Bruce Cornbrooks ‘67
Football, Basketball, Lacrosse
From the standpoint of commitment to a sense of team, Bruce Cornbrooks epitomized what it was to be a St. Paul’s Crusader. Bruce loved playing for St. Paul’s, and he was more than willing to do whatever it took to help his teammates find success. His varsity lacrosse coach said, “Bruce was the kind of player who took great pride in doing all of the little things to perfection. He played wherever and whenever the coach asked, and he did it with an enthusiasm that was infectious.” In Bruce’s senior year of football, another player’s injury forced Bruce into a key position in the championship game. Bruce responded by leading his teammates to the title. The next spring, he led the lacrosse team to a championship that no one ever expected. Coached by Hall of Fame inductee Mike Rentko, the underdog team came out of nowhere to capture the title. Bruce played all over the field that season, giving his best in helping to create what a classmate called “a truly magical year.” After St. Paul’s, Bruce went on to Randolph Macon, where he helped start the School’s varsity lacrosse program. After graduating, he played for the legendary Mt. Washington Club, winning several more championships along the way. When Bruce’s playing career ended, he remained active in athletics by coaching area youth teams. Whatever the sport or season, Bruce tried to focus on the ideals he learned as a Crusader.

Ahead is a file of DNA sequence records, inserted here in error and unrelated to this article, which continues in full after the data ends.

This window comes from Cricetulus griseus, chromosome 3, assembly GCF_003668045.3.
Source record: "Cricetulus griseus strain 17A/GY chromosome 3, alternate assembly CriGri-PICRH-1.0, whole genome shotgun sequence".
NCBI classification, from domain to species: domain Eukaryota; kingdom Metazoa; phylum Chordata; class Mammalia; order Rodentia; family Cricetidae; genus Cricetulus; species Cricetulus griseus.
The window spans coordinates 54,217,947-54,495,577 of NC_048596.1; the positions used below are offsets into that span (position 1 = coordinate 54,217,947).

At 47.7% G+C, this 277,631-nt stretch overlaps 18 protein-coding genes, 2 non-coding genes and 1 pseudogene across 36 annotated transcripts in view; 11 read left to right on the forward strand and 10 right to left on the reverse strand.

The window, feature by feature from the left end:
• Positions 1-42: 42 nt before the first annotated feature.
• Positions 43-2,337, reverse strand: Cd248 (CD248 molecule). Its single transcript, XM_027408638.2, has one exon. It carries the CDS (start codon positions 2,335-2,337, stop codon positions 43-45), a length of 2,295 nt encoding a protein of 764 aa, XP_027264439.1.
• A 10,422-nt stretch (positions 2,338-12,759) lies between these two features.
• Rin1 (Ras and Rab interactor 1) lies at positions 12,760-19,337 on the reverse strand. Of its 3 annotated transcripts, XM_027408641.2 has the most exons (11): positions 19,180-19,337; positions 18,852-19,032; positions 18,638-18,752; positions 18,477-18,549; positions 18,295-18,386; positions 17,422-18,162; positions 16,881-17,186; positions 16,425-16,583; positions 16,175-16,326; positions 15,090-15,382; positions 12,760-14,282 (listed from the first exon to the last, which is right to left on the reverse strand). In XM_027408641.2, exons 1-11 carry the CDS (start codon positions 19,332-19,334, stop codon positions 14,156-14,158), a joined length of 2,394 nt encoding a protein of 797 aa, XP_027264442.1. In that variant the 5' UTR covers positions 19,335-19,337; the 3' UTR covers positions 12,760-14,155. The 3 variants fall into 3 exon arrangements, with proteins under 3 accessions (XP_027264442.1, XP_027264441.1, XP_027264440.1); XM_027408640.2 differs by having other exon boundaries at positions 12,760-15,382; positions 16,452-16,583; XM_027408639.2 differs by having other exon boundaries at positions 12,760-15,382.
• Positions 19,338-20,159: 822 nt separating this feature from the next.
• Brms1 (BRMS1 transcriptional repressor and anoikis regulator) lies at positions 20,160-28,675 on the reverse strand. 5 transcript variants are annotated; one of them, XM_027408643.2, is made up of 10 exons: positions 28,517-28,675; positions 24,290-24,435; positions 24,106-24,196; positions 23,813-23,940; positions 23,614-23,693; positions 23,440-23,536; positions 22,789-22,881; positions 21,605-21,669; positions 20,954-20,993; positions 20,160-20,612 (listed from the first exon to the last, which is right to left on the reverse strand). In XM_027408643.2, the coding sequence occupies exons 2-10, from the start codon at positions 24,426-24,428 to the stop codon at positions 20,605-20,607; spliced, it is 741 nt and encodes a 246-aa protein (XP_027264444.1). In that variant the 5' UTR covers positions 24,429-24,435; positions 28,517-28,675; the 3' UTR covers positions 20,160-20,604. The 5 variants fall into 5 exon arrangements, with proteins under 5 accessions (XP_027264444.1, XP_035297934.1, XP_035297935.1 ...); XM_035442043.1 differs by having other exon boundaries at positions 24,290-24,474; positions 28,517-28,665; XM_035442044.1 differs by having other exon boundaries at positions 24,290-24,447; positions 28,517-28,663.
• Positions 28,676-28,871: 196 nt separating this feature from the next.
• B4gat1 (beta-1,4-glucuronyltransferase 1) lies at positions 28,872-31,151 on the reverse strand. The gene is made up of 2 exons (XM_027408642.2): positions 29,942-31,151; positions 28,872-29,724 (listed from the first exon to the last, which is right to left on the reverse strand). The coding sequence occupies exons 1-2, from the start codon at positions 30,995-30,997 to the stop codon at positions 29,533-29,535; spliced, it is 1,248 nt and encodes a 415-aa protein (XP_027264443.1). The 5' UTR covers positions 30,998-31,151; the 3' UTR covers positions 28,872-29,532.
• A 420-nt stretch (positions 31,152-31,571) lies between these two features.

Peter Eisenbrandt ’76
During the mid 1970s there were a number of outstanding St. Paul’s athletes who helped lead the School’s athletic program to greatness. Peter Eisenbrandt was one of those leaders. A star on both the football and lacrosse fields, Peter earned seven varsity letters while accumulating numerous personal accolades. Peter’s Hall of Fame football coach, Mitch Tullai, called him “a terrific pass catcher, maybe the best I ever coached.” Coach Tullai has especially fond memories of Peter’s last minute reception that helped the team defeat Boys’ Latin in his senior year. Peter excelled in lacrosse. He earned four varsity letters playing each Upper School spring and captained the team in his senior season. His play earned him All-Metro recognition as well as the status of becoming a High School All-American. Peter also joined the exclusive list of St. Paul’s players who were awarded the C. Markland Kelly Award, an honor given to the individual deemed to be the best lacrosse player in the State. After St. Paul’s, Peter continued his lacrosse career at the University of Pennsylvania, where he was twice named a Division I All-American.
Conor Gill ’98
Football, Basketball, Lacrosse